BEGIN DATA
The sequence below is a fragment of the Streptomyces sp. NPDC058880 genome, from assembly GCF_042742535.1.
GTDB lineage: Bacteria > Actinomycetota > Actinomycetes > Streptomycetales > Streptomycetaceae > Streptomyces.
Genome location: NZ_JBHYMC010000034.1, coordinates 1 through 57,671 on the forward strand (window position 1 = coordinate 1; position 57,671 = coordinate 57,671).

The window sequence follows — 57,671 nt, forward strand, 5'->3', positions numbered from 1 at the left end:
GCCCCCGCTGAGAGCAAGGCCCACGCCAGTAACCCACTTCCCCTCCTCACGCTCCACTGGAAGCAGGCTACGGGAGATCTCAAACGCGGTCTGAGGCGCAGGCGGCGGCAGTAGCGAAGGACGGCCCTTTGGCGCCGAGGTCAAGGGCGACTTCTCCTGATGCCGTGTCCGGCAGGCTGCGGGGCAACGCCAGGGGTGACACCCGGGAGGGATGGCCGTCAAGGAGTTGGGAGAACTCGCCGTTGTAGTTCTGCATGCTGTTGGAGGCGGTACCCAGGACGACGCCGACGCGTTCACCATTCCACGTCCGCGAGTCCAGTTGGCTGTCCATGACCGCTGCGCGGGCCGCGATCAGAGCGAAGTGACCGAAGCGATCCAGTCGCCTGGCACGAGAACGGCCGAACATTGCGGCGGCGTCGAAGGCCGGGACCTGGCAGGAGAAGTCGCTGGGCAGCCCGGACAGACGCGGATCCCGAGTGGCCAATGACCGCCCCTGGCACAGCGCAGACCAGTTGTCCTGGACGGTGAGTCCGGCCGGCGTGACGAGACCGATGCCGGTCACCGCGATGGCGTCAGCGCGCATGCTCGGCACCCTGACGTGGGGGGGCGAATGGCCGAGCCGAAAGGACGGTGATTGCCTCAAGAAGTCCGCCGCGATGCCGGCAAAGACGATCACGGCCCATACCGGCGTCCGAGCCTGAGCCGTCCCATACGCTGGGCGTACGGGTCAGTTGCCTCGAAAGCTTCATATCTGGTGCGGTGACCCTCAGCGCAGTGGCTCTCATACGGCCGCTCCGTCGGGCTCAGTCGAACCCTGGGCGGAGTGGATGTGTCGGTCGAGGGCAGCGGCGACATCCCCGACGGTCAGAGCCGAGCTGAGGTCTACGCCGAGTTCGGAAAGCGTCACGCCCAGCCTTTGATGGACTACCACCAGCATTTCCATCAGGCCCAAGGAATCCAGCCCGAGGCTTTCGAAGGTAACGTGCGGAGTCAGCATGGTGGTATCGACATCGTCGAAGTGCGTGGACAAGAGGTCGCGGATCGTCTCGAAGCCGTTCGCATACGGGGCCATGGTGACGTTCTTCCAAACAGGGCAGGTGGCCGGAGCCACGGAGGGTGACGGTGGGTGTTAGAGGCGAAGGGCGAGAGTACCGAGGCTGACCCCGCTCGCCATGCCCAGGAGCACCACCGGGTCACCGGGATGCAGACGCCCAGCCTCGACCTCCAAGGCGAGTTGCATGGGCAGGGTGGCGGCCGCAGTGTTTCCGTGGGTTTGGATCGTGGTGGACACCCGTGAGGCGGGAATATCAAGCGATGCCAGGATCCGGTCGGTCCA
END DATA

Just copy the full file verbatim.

The sequence below is a fragment of the Streptomyces sp. NPDC058880 genome, from assembly GCF_042742535.1.
GTDB lineage: Bacteria > Actinomycetota > Actinomycetes > Streptomycetales > Streptomycetaceae > Streptomyces.
Genome location: NZ_JBHYMC010000034.1, coordinates 1 through 57,671 on the forward strand (window position 1 = coordinate 1; position 57,671 = coordinate 57,671).

The window sequence follows — 57,671 nt, forward strand, 5'->3', positions numbered from 1 at the left end:
GCCCCCGCTGAGAGCAAGGCCCACGCCAGTAACCCACTTCCCCTCCTCACGCTCCACTGGAAGCAGGCTACGGGAGATCTCAAACGCGGTCTGAGGCGCAGGCGGCGGCAGTAGCGAAGGACGGCCCTTTGGCGCCGAGGTCAAGGGCGACTTCTCCTGATGCCGTGTCCGGCAGGCTGCGGGGCAACGCCAGGGGTGACACCCGGGAGGGATGGCCGTCAAGGAGTTGGGAGAACTCGCCGTTGTAGTTCTGCATGCTGTTGGAGGCGGTACCCAGGACGACGCCGACGCGTTCACCATTCCACGTCCGCGAGTCCAGTTGGCTGTCCATGACCGCTGCGCGGGCCGCGATCAGAGCGAAGTGACCGAAGCGATCCAGTCGCCTGGCACGAGAACGGCCGAACATTGCGGCGGCGTCGAAGGCCGGGACCTGGCAGGAGAAGTCGCTGGGCAGCCCGGACAGACGCGGATCCCGAGTGGCCAATGACCGCCCCTGGCACAGCGCAGACCAGTTGTCCTGGACGGTGAGTCCGGCCGGCGTGACGAGACCGATGCCGGTCACCGCGATGGCGTCAGCGCGCATGCTCGGCACCCTGACGTGGGGGGGCGAATGGCCGAGCCGAAAGGACGGTGATTGCCTCAAGAAGTCCGCCGCGATGCCGGCAAAGACGATCACGGCCCATACCGGCGTCCGAGCCTGAGCCGTCCCATACGCTGGGCGTACGGGTCAGTTGCCTCGAAAGCTTCATATCTGGTGCGGTGACCCTCAGCGCAGTGGCTCTCATACGGCCGCTCCGTCGGGCTCAGTCGAACCCTGGGCGGAGTGGATGTGTCGGTCGAGGGCAGCGGCGACATCCCCGACGGTCAGAGCCGAGCTGAGGTCTACGCCGAGTTCGGAAAGCGTCACGCCCAGCCTTTGATGGACTACCACCAGCATTTCCATCAGGCCCAAGGAATCCAGCCCGAGGCTTTCGAAGGTAACGTGCGGAGTCAGCATGGTGGTATCGACATCGTCGAAGTGCGTGGACAAGAGGTCGCGGATCGTCTCGAAGCCGTTCGCATACGGGGCCATGGTGACGTTCTTCCAAACAGGGCAGGTGGCCGGAGCCACGGAGGGTGACGGTGGGTGTTAGAGGCGAAGGGCGAGAGTACCGAGGCTGACCCCGCTCGCCATGCCCAGGAGCACCACCGGGTCACCGGGATGCAGACGCCCAGCCTCGACCTCCAAGGCGAGTTGCATGGGCAGGGTGGCGGCCGCAGTGTTTCCGTGGGTTTGGATCGTGGTGGACACCCGTGAGGCGGGAATATCAAGCGATGCCAGGATCCGGTCGGTCCA